Tree to Bowl – Understanding and Handling Wood For Turning

In by Kent W28 Comments

Comments

  1. Hi Kent,
    I’m Alison, from Patagonia Argentina. I have just finished all three e-courses and found them so helpful! They are the best online courses I have found on the internet by far. So easy to follow and to turn back to when needed.
    I live in the woods and use only naturally fallen timber so this course was just what I needed. I will now put into practice so many things I have learned!
    Thank you very much!!

    1. Author

      Alison,

      Thank you so much for writing and sharing. Wow, Patagonia! From everything I’ve seen and heard, you live in a beautiful part of the world!

      Thank you so much for your support and for joining these courses and I’m thrilled you have found them of benefit.

      I can only imagine the types of tree species you have to work with. Enjoy the whole process and if you are patient with yourself and the process you will be greatly rewarded!

      All the best to you and Happy Turning!
      Kent

  2. Hi Kent,

    I have a question about drying wood for spindle turning.

    I’d like to try my hand at making a few goblets from some cherry that will be cut down soon. There are a number of good sized branches that seem suitable for turning goblets and other spindle work.

    What’s the best way to process and store wood for spindle turning?

    Thanks,
    Deba

    1. Author

      Deba,

      Good question.

      You can use a twice-turned technique to rough out a goblet and let it dry before returning it to the lathe for final turning. Also, try to use a section away from the pith which can be found in a larger log. If the pith is included, it may crack easily. Hope this helps.

      All the best to you and Happy Turning!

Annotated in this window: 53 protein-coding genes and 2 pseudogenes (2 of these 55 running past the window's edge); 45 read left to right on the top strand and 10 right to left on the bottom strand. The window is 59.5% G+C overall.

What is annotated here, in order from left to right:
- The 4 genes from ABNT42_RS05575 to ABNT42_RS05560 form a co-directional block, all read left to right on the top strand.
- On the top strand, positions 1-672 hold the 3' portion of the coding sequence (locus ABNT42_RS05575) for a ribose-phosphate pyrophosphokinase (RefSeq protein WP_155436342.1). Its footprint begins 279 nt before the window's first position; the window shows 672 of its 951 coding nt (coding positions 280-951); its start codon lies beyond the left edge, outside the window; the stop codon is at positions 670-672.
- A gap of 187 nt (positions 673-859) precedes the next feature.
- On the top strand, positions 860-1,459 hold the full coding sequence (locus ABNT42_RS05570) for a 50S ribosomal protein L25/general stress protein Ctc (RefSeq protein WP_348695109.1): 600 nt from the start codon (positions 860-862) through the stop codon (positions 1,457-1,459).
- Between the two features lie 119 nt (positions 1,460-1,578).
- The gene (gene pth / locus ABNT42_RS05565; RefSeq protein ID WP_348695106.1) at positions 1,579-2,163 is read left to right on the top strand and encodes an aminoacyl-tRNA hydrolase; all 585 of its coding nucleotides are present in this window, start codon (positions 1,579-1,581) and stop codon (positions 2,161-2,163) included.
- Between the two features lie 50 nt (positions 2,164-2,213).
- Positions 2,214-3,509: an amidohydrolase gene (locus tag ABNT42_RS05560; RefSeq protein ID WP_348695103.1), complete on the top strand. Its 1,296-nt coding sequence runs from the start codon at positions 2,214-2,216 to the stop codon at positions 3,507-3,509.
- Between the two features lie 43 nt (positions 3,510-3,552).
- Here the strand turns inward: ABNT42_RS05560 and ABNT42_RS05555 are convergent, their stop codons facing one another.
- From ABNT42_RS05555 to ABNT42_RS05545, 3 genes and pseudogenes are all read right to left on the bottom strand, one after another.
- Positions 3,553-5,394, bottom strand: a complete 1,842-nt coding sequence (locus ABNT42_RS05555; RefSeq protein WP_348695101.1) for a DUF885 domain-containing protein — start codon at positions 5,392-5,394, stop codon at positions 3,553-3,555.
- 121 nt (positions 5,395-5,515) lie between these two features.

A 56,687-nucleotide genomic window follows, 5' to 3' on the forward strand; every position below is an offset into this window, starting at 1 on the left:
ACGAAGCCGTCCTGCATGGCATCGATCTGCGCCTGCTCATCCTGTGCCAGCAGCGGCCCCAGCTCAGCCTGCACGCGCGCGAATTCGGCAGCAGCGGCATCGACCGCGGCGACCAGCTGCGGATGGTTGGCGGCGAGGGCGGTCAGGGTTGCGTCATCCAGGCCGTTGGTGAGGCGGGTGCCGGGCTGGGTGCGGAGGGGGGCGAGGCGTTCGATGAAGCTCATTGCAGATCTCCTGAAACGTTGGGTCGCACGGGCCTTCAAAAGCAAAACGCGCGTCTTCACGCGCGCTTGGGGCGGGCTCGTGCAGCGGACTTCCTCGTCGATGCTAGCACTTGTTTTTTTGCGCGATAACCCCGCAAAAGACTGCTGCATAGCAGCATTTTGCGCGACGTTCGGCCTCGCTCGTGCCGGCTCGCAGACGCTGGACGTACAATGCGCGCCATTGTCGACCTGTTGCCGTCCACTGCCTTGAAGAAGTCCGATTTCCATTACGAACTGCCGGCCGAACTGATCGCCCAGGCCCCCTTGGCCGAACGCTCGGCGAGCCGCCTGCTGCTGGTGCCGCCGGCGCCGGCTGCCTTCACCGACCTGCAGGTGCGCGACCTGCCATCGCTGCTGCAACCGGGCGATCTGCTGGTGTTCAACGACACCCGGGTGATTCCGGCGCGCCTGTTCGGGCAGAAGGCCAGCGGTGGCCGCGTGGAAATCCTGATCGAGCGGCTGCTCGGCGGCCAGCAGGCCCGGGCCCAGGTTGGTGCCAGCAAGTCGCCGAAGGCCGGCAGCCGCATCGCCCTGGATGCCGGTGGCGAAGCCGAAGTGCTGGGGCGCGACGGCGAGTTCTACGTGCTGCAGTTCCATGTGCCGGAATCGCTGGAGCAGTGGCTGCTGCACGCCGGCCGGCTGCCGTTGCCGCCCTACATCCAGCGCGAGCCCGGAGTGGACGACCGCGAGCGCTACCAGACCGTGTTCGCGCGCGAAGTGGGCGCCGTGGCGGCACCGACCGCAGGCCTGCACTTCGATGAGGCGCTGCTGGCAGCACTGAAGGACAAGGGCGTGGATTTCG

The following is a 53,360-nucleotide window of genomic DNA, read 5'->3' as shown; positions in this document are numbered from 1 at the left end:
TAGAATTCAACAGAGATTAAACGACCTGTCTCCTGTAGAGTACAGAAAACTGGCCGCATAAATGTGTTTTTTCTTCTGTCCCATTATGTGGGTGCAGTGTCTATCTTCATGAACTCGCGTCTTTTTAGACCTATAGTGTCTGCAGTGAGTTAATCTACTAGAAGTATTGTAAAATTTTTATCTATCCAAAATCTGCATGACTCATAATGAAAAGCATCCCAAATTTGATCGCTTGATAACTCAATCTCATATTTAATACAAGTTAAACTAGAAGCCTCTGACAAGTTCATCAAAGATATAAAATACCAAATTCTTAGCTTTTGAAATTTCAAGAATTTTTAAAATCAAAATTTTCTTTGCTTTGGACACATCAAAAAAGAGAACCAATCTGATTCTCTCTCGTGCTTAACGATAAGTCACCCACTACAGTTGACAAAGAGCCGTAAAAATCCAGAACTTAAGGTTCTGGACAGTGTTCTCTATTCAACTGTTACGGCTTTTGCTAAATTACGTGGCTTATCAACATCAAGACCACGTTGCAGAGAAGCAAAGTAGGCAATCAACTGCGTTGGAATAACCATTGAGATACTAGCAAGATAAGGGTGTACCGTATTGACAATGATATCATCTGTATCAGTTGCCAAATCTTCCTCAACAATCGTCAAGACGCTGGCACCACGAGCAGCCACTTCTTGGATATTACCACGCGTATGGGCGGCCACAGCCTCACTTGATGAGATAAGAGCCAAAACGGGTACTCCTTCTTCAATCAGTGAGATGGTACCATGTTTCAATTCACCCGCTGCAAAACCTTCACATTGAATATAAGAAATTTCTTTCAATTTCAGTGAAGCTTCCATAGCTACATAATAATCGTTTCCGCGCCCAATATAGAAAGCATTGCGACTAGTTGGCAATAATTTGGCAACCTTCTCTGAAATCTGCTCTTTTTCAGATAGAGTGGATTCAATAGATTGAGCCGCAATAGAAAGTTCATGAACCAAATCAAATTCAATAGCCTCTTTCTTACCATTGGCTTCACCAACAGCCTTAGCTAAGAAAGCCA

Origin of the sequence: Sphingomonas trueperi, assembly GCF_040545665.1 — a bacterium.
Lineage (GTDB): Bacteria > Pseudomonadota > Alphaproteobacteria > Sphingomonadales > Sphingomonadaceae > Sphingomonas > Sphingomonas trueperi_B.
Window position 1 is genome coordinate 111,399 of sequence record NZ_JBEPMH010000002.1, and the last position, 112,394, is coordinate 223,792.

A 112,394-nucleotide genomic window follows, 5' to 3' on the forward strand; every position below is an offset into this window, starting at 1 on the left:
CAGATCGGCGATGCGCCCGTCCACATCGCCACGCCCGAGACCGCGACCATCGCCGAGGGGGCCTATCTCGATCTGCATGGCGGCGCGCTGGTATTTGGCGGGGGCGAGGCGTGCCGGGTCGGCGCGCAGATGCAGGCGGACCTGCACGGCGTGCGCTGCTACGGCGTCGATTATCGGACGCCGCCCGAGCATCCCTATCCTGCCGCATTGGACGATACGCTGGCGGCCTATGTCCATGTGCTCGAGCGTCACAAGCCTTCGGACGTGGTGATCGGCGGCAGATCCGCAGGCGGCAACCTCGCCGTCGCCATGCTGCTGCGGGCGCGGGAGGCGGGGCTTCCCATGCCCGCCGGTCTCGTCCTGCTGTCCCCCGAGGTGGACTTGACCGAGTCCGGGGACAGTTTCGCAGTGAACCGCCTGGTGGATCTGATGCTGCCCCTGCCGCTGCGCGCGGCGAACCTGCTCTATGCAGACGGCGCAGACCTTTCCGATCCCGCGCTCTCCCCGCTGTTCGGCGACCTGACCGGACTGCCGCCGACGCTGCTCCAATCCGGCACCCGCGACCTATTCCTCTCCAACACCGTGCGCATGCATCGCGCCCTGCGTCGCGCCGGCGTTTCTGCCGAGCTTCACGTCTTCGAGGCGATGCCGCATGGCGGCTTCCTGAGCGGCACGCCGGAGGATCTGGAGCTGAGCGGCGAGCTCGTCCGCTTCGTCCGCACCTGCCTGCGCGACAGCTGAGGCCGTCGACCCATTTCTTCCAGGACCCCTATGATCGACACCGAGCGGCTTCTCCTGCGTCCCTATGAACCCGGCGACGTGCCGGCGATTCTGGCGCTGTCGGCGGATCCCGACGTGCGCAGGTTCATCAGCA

Kent

  3. Yikes! Help!

    My loving husband did me a “favor” and cut a large amount of beautifully figured/spalted ash into bowl length sections. Unfortunately, they are a little short – meaning he didn’t add many inches of excess to allow for cracking.

    So, now the clock is ticking for me to get them to a hopefully stable state. There are probably 40 log pieces that need to be cut down the middle and ends sealed. I need to act fast.

    My question is, given the volume of logs to process, does it make a huge difference if I cut them in half once down the middle of the pith vs. cutting out the pith completely? 40 cuts down the middle is 40 cuts. Cutting out the pith completely is 80 cuts! Realistically, not gonna happen. But I want to give it my best shot.

    I will seal the ends with anchorseal. And I’ll round as many as I can manage on the bandsaw and seal them as well. I expect to lose some. Probably a lot. But I hope to get as many of them processed as possible.

    The logs are under cover and thankfully it’s raining here in Virginia so moisture loss is at a minimum at the moment.

    So, one cut down the middle and hope for the best? Or be picky about each piece, choose the best, and cut out the pith?

    Got my work cut out for me this weekend!

    Thanks,
    Deba

    1. Author

      Deba,